Getting support from your basketball program’s booster club can be a complex dance, so it's wise to learn the steps before taking to the floor. Though you may be confident the club will grant you the money you need, you also know how difficult it can be to raise money year after year. Even the wealthiest college programs don’t always get everything they want.
The land is littered with big-time coaches who privately complain that they can’t get a $10 million practice gym built.
Prioritize. If it’s good enough for big-time coaches, it should be good enough for you. Prioritize your needs before approaching your booster club. Go over your program with a fine-toothed comb and see which basketball training equipment is outdated, what improvements are needed, and what is required to push your program to the next level of competitiveness. Be systematic and use dates. For example, your basketball shooting machine’s warranty may be expiring in November of next year and that might be a good time to get a new one. Put your inventory in an Excel spreadsheet and keep it next to your playbook.
You are now organized and ready to provide hard data for your funding needs.
When you approach your booster club, keep these four tips in mind so you have the best chance of getting the full amount you need to push your program forward.
Know Your Booster Club’s History
Just as you wouldn’t play an opponent without scouting them, you shouldn’t make a beeline to your booster club without having extensive knowledge about how it’s worked in the past, what are the current issues at hand, and what they hope to accomplish in the future.
At the very least, you should have knowledge of who makes the final decisions, the average funding amount, a list of previously funded projects and what’s been repeatedly denied. Knowing these things paints a picture of the club’s priorities – which may not always be the same as yours.
Have a Fallback Position
You know what’s nice? Always getting the call from the ref. But, that’s something you should never count on. That’s why you have a second team. Take the same stance with your booster club.
While you hear, ‘no,’ what they may be saying is, ‘We’d love to give it to you, but our best fundraiser had a terrible year, so we have to cut back.’
A fallback offers a compromise for both of you. If you can scale back the dollar amount, that ‘no’ may turn into a ‘yes.’ Two basketball shooting machines may turn into one. But, don’t rely on a spur-of-the-moment compromise. Have your fallback in place when you’re meeting with the boosters. And, your fallback should be in an area you see as vital. If it’s not, then accept the ‘no.’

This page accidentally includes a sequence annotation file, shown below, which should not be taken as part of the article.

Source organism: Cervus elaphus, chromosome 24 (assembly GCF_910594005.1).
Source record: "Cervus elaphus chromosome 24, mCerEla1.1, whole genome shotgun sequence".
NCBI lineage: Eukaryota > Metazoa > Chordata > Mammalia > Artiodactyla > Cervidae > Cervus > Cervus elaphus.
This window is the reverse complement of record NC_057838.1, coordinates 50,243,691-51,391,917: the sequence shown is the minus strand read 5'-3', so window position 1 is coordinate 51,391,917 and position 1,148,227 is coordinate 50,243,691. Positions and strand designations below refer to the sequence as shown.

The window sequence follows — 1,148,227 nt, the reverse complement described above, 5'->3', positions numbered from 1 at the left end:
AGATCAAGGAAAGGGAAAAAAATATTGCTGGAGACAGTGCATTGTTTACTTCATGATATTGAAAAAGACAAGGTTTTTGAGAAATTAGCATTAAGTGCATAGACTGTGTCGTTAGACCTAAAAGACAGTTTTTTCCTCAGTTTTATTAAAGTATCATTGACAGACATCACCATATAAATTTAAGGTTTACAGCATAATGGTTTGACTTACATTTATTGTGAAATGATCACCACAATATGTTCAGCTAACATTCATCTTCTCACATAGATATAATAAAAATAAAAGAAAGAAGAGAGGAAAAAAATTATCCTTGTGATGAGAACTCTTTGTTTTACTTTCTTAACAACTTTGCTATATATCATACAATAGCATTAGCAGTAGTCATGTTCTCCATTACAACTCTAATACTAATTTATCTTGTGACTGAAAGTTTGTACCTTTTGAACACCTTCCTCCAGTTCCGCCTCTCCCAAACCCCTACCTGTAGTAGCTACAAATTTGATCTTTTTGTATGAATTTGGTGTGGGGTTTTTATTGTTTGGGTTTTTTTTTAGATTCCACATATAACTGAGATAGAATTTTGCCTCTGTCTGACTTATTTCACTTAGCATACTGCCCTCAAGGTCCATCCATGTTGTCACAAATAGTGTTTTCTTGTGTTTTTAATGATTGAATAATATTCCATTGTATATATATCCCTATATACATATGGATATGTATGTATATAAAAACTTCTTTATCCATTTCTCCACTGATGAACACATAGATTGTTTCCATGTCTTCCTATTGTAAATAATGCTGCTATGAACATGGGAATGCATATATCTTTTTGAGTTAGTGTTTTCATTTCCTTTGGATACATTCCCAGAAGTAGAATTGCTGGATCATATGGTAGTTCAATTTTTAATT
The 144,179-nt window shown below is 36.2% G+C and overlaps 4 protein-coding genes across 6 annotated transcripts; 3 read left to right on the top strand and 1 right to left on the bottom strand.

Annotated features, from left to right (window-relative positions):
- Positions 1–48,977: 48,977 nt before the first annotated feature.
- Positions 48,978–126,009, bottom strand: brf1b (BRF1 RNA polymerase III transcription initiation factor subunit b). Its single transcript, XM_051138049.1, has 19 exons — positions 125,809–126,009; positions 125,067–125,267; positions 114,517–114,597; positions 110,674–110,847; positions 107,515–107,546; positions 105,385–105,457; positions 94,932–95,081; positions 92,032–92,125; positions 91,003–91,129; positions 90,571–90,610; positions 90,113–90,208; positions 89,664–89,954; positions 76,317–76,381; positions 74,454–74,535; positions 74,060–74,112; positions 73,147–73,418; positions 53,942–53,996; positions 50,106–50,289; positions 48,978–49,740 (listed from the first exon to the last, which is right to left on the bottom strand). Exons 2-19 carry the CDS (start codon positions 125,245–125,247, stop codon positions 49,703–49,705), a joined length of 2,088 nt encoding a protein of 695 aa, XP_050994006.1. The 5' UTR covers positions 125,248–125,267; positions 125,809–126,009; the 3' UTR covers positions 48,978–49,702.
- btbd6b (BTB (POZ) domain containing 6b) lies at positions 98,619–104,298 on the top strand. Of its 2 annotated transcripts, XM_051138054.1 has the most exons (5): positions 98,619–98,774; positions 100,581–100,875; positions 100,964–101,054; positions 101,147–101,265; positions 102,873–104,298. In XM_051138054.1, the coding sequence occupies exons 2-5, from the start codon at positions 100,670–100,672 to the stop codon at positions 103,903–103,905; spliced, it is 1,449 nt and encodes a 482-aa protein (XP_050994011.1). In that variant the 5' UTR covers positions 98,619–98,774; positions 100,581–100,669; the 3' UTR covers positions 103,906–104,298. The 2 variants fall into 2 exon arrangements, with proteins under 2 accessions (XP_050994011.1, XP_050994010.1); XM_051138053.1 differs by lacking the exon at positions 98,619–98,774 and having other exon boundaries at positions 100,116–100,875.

Provide Data & Reasoning
One of the most frustrating things is hearing "I need this money" without any reasoning behind the statement. If you have specific equipment in mind that you'd like funds for, provide specific reasoning on why you need the equipment and what it will be used for.
For example, if you're looking for funds for a basketball shooting machine, explain the drastic improvement that your team can reach if they had the training equipment and back it up with data. Players will be able to get in up to 1,500 shots with a shooting machine whereas they were previously getting up around 300 shots (5 times more!).
With data like this to back up your request for money, you'll have a much better chance of getting buy-in from your booster club.
Make it an Interactive Relationship
Being asked for money, even for causes you truly believe in, can get tiresome. Ask any parent. Within the rules governing your league, it is respectful to ask boosters about their vision for the program. Engage them by phone, email, text, and in person. Learn their histories and be creative in showing your appreciation. Acknowledge their invaluable help often and then ask if the acknowledgement was enough.
Use these tips and you’ll look well-prepared in your booster’s eyes – and that may be what you need to get your request granted.
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